I've looked around on Google, and it seems (theoretically) that they are about the same, just different sizes.

    If you have any suggestions of cameras/lenses I should look into, I'd appreciate it.

    Does this help? This is Andreas Emmel, a good friend of mine and a great photographer. He built his own 11x14 camera is is using it for pinhole and lens-based photography. He is always complaining about the weight but loves his camera. he even built his own holders! You find his images at:

    http://www.andreas-emmel.de
    Attached Thumbnails Attached Thumbnails AndreasEmmel2.jpg  
    Regards

    Ralph W. Lambrecht
    www.darkroomagic.comrorrlambrec@ymail.com[/URL]
    www.waybeyondmonochrome.com

  7. #7
    David A. Goldfarb's Avatar
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    For film shooters, the biggest hurdle, I think, when moving from 8x10" to 11x14" is the cost of the filmholders, but if you're shooting wetplate, that may not be so different. I would think that with wetplate the biggest issue would be the ability to pour a larger plate, but I'm not a wetplate photographer myself, so I would be interested to hear from the wetplate shooters on that.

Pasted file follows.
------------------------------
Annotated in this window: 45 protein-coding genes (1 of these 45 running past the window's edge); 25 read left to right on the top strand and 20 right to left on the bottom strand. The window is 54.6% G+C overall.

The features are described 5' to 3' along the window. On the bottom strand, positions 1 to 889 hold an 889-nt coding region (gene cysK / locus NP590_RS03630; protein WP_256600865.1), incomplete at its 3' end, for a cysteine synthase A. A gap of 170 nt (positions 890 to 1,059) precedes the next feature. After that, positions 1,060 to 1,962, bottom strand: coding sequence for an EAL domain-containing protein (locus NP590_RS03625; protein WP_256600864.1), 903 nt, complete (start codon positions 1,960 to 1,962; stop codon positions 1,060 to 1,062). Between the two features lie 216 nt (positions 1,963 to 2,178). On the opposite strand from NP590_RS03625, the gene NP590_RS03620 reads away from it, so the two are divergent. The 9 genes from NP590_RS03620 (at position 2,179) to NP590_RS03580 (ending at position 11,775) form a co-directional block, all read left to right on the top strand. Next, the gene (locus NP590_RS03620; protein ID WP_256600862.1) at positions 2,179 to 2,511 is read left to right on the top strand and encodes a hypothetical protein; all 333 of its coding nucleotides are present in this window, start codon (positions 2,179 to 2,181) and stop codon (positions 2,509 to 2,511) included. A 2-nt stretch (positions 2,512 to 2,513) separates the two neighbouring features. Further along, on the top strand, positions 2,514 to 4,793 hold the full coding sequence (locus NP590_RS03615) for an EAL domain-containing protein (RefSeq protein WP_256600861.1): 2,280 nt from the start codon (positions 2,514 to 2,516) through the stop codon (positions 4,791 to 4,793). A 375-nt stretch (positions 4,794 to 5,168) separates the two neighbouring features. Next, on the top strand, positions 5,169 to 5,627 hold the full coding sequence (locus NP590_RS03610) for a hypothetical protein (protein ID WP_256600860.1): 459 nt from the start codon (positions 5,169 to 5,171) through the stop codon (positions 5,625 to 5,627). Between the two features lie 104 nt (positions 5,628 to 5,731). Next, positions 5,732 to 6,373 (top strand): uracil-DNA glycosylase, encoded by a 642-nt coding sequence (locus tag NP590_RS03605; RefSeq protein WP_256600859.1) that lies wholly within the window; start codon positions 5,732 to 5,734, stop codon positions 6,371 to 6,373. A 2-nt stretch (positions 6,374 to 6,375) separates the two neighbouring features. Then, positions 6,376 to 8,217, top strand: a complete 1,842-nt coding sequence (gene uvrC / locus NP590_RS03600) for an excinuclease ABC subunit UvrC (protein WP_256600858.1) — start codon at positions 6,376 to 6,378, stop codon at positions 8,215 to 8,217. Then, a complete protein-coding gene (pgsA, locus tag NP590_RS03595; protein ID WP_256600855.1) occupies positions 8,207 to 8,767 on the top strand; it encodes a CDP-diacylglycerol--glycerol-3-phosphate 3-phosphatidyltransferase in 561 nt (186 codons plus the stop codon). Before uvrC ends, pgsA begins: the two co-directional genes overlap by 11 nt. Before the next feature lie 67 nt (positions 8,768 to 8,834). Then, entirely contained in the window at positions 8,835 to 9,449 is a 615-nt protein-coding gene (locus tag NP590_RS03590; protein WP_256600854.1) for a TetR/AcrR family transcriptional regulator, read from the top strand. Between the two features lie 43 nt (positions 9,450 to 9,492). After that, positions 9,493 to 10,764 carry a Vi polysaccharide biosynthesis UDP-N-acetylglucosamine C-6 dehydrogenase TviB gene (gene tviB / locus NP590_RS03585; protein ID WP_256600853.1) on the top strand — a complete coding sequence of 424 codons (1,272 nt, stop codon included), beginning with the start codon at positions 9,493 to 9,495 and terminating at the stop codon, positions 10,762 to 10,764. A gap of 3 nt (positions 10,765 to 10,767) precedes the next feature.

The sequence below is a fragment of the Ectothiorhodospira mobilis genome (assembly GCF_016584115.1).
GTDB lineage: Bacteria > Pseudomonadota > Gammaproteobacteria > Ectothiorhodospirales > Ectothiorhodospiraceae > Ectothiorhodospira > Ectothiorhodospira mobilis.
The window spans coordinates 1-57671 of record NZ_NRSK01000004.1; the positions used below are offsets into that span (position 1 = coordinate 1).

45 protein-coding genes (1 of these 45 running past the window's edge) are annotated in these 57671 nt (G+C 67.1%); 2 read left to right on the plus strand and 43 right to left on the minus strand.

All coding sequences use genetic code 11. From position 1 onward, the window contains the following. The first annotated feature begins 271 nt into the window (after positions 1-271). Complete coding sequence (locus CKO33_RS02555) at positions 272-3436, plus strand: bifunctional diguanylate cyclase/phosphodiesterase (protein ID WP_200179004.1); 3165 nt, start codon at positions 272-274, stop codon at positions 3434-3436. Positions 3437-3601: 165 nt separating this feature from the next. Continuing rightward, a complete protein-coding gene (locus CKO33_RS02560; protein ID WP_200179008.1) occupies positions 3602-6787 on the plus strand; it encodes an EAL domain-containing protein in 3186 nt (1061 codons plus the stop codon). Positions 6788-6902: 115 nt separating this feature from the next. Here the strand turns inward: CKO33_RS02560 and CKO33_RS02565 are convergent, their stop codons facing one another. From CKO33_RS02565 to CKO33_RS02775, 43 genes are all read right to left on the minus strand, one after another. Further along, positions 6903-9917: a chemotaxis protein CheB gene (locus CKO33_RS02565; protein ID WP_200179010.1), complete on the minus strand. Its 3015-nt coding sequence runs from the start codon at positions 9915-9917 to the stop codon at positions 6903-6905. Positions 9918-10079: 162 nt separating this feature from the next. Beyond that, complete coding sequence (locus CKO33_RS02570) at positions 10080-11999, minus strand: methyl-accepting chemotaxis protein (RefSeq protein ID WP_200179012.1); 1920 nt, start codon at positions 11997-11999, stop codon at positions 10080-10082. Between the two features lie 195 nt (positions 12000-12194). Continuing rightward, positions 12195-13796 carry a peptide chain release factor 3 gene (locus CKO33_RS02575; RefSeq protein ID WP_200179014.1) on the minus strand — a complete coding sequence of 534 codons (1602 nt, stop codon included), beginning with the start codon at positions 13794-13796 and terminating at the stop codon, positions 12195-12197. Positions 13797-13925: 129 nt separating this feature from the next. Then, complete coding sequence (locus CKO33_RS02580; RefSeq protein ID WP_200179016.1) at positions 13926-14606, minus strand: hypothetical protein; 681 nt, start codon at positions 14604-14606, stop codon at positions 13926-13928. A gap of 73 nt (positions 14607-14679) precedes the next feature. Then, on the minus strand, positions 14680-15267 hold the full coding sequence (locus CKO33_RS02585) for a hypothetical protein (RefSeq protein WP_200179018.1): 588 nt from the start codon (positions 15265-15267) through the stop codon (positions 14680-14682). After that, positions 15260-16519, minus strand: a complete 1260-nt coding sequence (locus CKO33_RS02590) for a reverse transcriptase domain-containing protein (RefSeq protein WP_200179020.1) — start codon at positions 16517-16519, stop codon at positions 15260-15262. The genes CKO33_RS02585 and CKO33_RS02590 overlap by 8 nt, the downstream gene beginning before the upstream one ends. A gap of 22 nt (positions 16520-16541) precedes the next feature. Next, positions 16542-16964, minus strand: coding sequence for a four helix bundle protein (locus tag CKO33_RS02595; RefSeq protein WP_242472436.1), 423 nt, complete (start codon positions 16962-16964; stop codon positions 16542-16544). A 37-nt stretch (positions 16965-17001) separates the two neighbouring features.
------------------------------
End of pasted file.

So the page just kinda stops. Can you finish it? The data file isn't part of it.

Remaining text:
My 1890's American Optical 11x14" field camera is an ultralight by 11x14" standards--about 15 lbs. I know someone with an 11x14" Wisner (Technical Field, if I remember correctly) that weighs 35 lbs.
    flickr--http://www.flickr.com/photos/davidagoldfarb/
    Photography (not as up to date as the flickr site)--http://www.davidagoldfarb.com/photo
    Academic (Slavic and Comparative Literature)--http://www.davidagoldfarb.com

  8. #8

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    the wollensak triple - 13/20/25 covers 11x14 without a problem ...

  9. #9
    Jeremy's Avatar
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    Quote Originally Posted by David A. Goldfarb View Post
    I would think that with wetplate the biggest issue would be the ability to pour a larger plate, but I'm not a wetplate photographer myself, so I would be interested to hear from the wetplate shooters on that.
    Honestly, I found it was easier to pour the larger plates once you had some practice. 11x14 was easier than 8x10 which was easier than 4x5. Now I don't know about Zebra and his 20x24's though!
    Let's see what I've got in the magic trash can for Mateo!

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  10. #10
    nick mulder's Avatar
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    Decide what you want to shoot in wet plate then see how much if any movement or enlargement you need - if none and say 1:1 (nice in 11x14") then the camera can be ridiculously simple indeed - a black box...

    Yes, you'll need a fast lens to cope with bellows draw (if any). But if you avoid popular 'branded'/Petzval lenses there are a multitude of cheaper lenses that will cover 11x14" and be fast enough for sub 10sec exposures.
    Cleared the bowel problem, working on the consonants...